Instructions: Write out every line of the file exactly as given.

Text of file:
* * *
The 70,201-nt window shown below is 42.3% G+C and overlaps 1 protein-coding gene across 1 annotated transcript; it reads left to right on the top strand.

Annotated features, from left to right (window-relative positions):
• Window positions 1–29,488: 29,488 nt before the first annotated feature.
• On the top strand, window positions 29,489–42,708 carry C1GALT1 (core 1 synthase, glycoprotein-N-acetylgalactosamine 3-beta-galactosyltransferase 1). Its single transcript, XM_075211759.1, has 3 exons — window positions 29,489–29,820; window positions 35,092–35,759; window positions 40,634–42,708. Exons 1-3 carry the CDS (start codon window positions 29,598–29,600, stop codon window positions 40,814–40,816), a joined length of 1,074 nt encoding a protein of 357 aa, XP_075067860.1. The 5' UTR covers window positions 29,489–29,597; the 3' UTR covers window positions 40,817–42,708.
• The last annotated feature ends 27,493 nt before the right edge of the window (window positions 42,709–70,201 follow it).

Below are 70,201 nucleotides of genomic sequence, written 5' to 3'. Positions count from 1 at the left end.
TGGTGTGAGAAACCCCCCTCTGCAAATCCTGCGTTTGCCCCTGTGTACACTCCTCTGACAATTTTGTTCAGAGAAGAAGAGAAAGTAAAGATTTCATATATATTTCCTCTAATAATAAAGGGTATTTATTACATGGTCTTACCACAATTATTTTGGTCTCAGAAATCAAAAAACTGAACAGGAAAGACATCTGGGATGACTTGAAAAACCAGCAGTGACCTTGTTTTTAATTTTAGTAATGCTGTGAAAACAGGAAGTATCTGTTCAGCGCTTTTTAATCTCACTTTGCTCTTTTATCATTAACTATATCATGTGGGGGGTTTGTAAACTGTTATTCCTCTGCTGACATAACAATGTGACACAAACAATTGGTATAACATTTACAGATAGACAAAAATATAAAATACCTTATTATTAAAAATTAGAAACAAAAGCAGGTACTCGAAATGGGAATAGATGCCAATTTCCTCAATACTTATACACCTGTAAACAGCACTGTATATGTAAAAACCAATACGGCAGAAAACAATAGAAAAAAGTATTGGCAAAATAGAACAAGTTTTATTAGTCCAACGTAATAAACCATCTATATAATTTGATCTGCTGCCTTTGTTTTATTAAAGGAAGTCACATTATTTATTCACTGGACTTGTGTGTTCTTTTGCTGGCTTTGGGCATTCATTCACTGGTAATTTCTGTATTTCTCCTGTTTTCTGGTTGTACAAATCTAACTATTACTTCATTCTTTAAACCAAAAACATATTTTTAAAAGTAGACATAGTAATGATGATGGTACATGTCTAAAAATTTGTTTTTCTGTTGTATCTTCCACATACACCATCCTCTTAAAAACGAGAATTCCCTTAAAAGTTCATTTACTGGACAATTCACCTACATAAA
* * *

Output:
The 70,201-nt window shown below is 42.3% G+C and overlaps 1 protein-coding gene across 1 annotated transcript; it reads left to right on the top strand.

Annotated features, from left to right (window-relative positions):
• Window positions 1–29,488: 29,488 nt before the first annotated feature.
• On the top strand, window positions 29,489–42,708 carry C1GALT1 (core 1 synthase, glycoprotein-N-acetylgalactosamine 3-beta-galactosyltransferase 1). Its single transcript, XM_075211759.1, has 3 exons — window positions 29,489–29,820; window positions 35,092–35,759; window positions 40,634–42,708. Exons 1-3 carry the CDS (start codon window positions 29,598–29,600, stop codon window positions 40,814–40,816), a joined length of 1,074 nt encoding a protein of 357 aa, XP_075067860.1. The 5' UTR covers window positions 29,489–29,597; the 3' UTR covers window positions 40,817–42,708.
• The last annotated feature ends 27,493 nt before the right edge of the window (window positions 42,709–70,201 follow it).

Below are 70,201 nucleotides of genomic sequence, written 5' to 3'. Positions count from 1 at the left end.
TGGTGTGAGAAACCCCCCTCTGCAAATCCTGCGTTTGCCCCTGTGTACACTCCTCTGACAATTTTGTTCAGAGAAGAAGAGAAAGTAAAGATTTCATATATATTTCCTCTAATAATAAAGGGTATTTATTACATGGTCTTACCACAATTATTTTGGTCTCAGAAATCAAAAAACTGAACAGGAAAGACATCTGGGATGACTTGAAAAACCAGCAGTGACCTTGTTTTTAATTTTAGTAATGCTGTGAAAACAGGAAGTATCTGTTCAGCGCTTTTTAATCTCACTTTGCTCTTTTATCATTAACTATATCATGTGGGGGGTTTGTAAACTGTTATTCCTCTGCTGACATAACAATGTGACACAAACAATTGGTATAACATTTACAGATAGACAAAAATATAAAATACCTTATTATTAAAAATTAGAAACAAAAGCAGGTACTCGAAATGGGAATAGATGCCAATTTCCTCAATACTTATACACCTGTAAACAGCACTGTATATGTAAAAACCAATACGGCAGAAAACAATAGAAAAAAGTATTGGCAAAATAGAACAAGTTTTATTAGTCCAACGTAATAAACCATCTATATAATTTGATCTGCTGCCTTTGTTTTATTAAAGGAAGTCACATTATTTATTCACTGGACTTGTGTGTTCTTTTGCTGGCTTTGGGCATTCATTCACTGGTAATTTCTGTATTTCTCCTGTTTTCTGGTTGTACAAATCTAACTATTACTTCATTCTTTAAACCAAAAACATATTTTTAAAAGTAGACATAGTAATGATGATGGTACATGTCTAAAAATTTGTTTTTCTGTTGTATCTTCCACATACACCATCCTCTTAAAAACGAGAATTCCCTTAAAAGTTCATTTACTGGACAATTCACCTACATAAA